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            In Ruby code at work, we have a strict rule against chaining the safe navigation operator.
            Single use is discouraged, but allowed in situations like simple presentational code, or if used in a way that does not propagate null values further, e.g. when the code provides a default:

            user.favorite_color&.titleize || "None"
            

            In cases like this it is being used a slightly-more-terse replacement for a ternary operator:

            user.favorite_color.present? ? user.favorite_color.titleize : "None"
            

            I don’t care for it myself, but enough of the team does, so the compromise has been allowing these singular uses, but never chaining.

            I agree with you. Chaining is a big red flag. If one is drilling down into some crazy deep object chain as in user&.company&.address&.state, it is a sign that something else is wrong, and the need to reach for the safe navigation operator is a smell pointing to that.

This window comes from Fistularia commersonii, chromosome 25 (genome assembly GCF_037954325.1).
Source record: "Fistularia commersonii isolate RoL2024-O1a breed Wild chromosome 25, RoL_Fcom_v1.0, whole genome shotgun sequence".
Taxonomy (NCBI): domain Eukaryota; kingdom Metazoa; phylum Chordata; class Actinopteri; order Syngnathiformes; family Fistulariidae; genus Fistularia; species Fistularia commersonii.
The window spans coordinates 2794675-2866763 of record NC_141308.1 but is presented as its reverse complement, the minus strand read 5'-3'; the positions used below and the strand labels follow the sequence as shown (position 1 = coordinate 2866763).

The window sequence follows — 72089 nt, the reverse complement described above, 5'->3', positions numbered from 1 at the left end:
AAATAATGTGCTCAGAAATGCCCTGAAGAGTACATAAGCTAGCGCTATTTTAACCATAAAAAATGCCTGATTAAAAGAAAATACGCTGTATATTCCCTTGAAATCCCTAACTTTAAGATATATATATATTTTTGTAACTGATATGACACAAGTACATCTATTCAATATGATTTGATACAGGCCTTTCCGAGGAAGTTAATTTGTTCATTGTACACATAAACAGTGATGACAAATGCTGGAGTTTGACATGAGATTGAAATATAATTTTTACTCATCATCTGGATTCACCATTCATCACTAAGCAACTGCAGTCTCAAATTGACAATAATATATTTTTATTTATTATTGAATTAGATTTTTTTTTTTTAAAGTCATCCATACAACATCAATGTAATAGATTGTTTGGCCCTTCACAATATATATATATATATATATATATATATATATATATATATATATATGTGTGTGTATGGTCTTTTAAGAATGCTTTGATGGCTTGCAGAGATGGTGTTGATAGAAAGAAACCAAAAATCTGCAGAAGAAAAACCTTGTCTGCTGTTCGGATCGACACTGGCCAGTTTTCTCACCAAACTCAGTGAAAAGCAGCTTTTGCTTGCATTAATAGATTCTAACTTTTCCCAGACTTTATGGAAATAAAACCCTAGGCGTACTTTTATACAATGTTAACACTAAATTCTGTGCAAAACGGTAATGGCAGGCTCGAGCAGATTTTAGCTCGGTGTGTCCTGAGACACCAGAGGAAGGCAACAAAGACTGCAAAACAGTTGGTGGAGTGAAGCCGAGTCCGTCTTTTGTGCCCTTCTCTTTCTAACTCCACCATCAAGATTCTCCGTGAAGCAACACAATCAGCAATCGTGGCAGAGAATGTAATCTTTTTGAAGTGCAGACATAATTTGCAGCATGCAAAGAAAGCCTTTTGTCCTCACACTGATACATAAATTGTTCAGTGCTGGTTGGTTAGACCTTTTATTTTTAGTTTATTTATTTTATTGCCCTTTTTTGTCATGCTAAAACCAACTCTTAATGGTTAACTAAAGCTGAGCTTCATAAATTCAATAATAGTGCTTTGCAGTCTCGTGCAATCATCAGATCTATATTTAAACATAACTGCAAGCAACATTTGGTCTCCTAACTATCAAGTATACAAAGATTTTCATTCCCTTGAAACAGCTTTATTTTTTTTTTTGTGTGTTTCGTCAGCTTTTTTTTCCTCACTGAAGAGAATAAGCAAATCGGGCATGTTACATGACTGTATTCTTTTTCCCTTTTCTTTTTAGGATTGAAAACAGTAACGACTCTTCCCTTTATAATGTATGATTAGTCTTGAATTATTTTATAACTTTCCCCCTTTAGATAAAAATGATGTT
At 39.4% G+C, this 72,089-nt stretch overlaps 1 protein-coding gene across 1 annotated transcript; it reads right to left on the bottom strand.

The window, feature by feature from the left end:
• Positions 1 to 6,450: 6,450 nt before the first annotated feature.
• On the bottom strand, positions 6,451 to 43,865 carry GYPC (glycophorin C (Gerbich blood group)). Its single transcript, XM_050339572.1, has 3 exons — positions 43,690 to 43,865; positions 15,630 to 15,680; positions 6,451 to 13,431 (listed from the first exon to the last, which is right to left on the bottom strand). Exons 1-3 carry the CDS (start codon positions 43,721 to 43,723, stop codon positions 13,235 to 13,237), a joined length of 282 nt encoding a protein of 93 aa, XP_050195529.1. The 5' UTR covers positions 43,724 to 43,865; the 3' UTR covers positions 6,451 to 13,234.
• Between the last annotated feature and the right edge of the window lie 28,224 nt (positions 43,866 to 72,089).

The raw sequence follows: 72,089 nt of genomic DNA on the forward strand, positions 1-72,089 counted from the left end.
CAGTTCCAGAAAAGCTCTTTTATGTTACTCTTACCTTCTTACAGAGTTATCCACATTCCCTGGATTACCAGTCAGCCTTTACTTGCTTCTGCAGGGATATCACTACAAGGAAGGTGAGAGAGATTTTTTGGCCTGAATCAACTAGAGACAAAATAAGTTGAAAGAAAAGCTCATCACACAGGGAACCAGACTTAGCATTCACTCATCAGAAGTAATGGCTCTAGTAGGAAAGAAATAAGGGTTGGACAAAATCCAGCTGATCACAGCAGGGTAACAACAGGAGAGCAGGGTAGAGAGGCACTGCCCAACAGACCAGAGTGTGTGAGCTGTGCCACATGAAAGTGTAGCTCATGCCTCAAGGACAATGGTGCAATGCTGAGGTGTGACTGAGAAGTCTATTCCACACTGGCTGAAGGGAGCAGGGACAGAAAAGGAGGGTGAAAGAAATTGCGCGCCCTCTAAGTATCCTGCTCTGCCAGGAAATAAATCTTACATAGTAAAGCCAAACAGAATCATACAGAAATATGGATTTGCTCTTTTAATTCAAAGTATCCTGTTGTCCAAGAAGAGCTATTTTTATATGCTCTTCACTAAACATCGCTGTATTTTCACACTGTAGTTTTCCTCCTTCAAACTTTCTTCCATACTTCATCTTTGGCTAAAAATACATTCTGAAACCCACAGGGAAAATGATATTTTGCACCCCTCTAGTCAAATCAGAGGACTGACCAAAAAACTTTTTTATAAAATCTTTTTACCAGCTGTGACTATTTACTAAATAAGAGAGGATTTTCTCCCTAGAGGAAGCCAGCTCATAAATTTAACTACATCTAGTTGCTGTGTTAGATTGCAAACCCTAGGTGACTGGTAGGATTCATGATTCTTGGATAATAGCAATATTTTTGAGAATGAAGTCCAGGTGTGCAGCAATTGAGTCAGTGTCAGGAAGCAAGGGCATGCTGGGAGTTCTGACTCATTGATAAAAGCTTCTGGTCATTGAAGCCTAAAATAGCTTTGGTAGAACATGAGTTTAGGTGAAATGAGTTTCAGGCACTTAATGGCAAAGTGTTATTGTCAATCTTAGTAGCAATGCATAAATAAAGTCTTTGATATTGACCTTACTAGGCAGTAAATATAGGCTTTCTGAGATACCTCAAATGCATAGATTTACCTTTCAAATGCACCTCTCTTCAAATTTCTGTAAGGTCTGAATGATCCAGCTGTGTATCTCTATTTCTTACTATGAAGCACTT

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            This isn’t a Typescript thing, it’s in regular JavaScript https://developer.mozilla.org/en-US/docs/Web/JavaScript/Reference/Operators/Optional_chaining (for those who only read the title)

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              I’m also a little surprised at the popularity of this article. Not only is this not really a TypeScript feature per se, but TypeScript support for it has been out for almost two years now. Anyone writing TypeScript in VS Code has probably seen it auto-insert option chaining into statements with nullish properties. This auto-insertion is actually frustrating for those of us free from the shackles of IE 11 and Babel but still stuck with Webpack 4 since the parser it uses doesn’t support this or other recent syntax innovations.

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                How has it come about that you are able to use modern tsc while simultaneously being stuck on old webpack?

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                  Stuck on Vue 2 like much of the Vue ecosystem, at least at the time we started our project.